Supplies: Masking tape in two widths, Box of coasters, "Bonk" paint*, Paint brush, Ruler, Pencil, X-acto knife, (*see below)
It was the day before we opened the doors at Bespoke, and something was missing. Paneled in plywood, the wall behind the register seemed plain and uninviting in contrast to the rest of the store. It needed color, a point of focus to ground the space and make a statement.
Always ready for creative reuse, I instantly thought about a box of brand new coasters I had found on the roadside. The kind of brewpub freebies you find at a tasting, they were nothing special on their own, but I wondered what kind of texture I could create with them.
With a few hours and a handful of simple tools, the chevron wall was born.
First, I mapped out the chevron pattern using the ruler and pencil, then quickly got to work taping it out on the wall. The key to the chevron pattern is a variety of line widths, so I used two kinds of masking tape: a standard narrow roll and a wider painter's roll. The coasters made the thickest width, and also added dimension.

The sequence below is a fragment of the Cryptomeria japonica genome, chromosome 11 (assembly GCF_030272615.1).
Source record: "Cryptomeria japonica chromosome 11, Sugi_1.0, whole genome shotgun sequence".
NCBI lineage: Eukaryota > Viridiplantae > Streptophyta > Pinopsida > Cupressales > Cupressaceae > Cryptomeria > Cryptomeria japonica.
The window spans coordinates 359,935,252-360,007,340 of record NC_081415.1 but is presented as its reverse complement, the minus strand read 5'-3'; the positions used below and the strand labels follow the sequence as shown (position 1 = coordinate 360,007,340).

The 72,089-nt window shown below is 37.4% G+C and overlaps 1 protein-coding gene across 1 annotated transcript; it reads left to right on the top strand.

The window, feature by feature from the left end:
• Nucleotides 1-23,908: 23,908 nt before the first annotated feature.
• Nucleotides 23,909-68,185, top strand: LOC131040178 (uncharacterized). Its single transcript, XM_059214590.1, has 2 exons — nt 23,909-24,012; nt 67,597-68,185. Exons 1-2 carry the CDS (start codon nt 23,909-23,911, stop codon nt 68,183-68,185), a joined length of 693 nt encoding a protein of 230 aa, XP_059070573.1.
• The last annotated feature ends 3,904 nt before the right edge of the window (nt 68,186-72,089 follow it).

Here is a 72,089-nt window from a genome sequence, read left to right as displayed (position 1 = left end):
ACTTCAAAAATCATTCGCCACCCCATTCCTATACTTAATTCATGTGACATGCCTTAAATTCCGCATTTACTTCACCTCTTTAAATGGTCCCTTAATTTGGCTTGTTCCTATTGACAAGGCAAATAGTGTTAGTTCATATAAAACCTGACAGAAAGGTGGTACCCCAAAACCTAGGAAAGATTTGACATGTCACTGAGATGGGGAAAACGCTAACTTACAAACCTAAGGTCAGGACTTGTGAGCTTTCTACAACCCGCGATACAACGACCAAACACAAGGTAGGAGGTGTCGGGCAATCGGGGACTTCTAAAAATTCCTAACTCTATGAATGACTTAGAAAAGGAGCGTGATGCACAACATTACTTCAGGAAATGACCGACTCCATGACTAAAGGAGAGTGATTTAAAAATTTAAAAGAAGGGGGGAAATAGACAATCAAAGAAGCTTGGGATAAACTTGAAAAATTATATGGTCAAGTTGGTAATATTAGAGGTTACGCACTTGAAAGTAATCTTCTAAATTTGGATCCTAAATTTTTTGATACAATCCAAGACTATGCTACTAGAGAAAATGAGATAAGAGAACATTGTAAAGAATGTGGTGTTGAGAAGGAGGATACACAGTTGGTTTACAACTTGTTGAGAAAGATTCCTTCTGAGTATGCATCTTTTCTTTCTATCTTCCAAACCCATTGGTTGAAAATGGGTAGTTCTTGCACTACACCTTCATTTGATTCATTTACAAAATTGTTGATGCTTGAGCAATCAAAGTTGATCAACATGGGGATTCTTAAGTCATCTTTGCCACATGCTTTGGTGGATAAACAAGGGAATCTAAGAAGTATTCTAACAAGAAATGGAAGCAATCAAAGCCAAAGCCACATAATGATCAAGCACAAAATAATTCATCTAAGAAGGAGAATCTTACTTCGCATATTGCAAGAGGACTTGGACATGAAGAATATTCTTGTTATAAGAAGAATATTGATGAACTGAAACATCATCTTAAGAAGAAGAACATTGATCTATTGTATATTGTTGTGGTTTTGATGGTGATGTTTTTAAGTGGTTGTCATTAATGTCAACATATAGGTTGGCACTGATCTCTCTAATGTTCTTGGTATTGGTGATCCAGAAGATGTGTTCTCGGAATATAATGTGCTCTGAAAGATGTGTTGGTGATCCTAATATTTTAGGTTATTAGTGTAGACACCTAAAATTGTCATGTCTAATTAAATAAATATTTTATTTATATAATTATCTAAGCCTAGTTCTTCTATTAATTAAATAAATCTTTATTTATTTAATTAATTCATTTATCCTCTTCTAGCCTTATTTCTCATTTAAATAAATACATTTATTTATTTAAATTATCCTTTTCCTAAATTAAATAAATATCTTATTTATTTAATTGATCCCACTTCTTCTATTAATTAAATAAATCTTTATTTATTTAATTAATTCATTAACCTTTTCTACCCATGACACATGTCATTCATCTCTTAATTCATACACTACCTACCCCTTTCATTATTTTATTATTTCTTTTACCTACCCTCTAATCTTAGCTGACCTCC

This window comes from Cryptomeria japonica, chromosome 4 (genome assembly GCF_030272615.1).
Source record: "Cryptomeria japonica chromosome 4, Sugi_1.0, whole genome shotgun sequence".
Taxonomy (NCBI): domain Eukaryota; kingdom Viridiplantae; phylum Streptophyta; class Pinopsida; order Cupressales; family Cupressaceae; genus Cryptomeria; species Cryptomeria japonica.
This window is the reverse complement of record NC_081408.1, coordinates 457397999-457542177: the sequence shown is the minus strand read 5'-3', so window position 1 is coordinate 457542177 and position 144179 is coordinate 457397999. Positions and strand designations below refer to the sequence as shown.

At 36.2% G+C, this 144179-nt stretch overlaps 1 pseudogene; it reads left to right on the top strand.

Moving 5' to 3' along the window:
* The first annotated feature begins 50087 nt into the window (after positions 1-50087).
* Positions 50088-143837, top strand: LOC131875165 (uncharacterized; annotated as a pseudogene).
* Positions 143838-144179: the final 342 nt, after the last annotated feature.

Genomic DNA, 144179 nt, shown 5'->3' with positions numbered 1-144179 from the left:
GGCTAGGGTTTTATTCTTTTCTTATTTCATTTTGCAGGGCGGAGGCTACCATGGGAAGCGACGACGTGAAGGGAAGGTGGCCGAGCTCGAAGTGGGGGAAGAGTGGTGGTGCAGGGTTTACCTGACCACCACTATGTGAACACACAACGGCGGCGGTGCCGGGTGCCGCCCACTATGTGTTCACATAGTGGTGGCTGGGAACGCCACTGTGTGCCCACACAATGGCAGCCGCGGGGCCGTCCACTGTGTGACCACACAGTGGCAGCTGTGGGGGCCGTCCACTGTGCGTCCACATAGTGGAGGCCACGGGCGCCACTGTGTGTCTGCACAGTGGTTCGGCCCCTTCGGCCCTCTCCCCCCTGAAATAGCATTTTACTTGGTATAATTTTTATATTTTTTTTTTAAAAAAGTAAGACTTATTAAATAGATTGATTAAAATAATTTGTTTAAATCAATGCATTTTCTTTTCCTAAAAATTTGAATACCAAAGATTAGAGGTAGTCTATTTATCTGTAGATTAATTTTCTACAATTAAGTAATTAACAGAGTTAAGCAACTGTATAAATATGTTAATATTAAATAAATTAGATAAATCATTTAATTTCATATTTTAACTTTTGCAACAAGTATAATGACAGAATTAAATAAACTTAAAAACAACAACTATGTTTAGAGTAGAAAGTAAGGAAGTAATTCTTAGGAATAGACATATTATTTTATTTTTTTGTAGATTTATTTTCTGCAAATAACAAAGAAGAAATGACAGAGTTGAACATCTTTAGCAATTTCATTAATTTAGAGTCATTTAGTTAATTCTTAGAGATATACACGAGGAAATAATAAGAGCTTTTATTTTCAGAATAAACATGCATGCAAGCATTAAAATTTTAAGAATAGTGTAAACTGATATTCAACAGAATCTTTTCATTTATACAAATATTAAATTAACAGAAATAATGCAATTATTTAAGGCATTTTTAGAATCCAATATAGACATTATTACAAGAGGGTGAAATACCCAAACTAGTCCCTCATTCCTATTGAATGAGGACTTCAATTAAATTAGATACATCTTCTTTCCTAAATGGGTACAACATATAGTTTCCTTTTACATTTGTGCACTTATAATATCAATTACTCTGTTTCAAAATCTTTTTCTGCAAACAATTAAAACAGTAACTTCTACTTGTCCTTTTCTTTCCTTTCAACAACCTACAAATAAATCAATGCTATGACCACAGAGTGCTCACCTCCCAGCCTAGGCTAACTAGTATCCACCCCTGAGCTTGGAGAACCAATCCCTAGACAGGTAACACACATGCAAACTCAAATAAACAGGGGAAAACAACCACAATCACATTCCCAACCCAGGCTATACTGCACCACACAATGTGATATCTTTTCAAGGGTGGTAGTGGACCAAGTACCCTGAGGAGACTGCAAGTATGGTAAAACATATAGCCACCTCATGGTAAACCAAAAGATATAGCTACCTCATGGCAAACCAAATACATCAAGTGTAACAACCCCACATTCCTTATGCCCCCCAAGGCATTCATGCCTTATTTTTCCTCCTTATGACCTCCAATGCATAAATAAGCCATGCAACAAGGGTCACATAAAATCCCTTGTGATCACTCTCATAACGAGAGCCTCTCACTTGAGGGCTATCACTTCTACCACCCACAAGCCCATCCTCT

I used the x-acto blade to give sharp definition to the pattern's angles. (Hint: be sure to test the tape on your surface. There is nothing worse then not being able to get the tape off your project.)
Next step? Painting. Using the tape as an aid, this went fairly quickly. I also used "bonk" paint from our local hardware store. This is a great option to keep in mind when price is a concern and you have some flexibility with color. The paints are usually less than $10, and can be adjusted to darken the shade.
Once I was done painting, I quickly removed the tape. Letting paint dry over tape can make it difficult to remove. This technique is easy, fun, and endlessly repeatable. We are thinking of doing something similar with a desk in the shop next.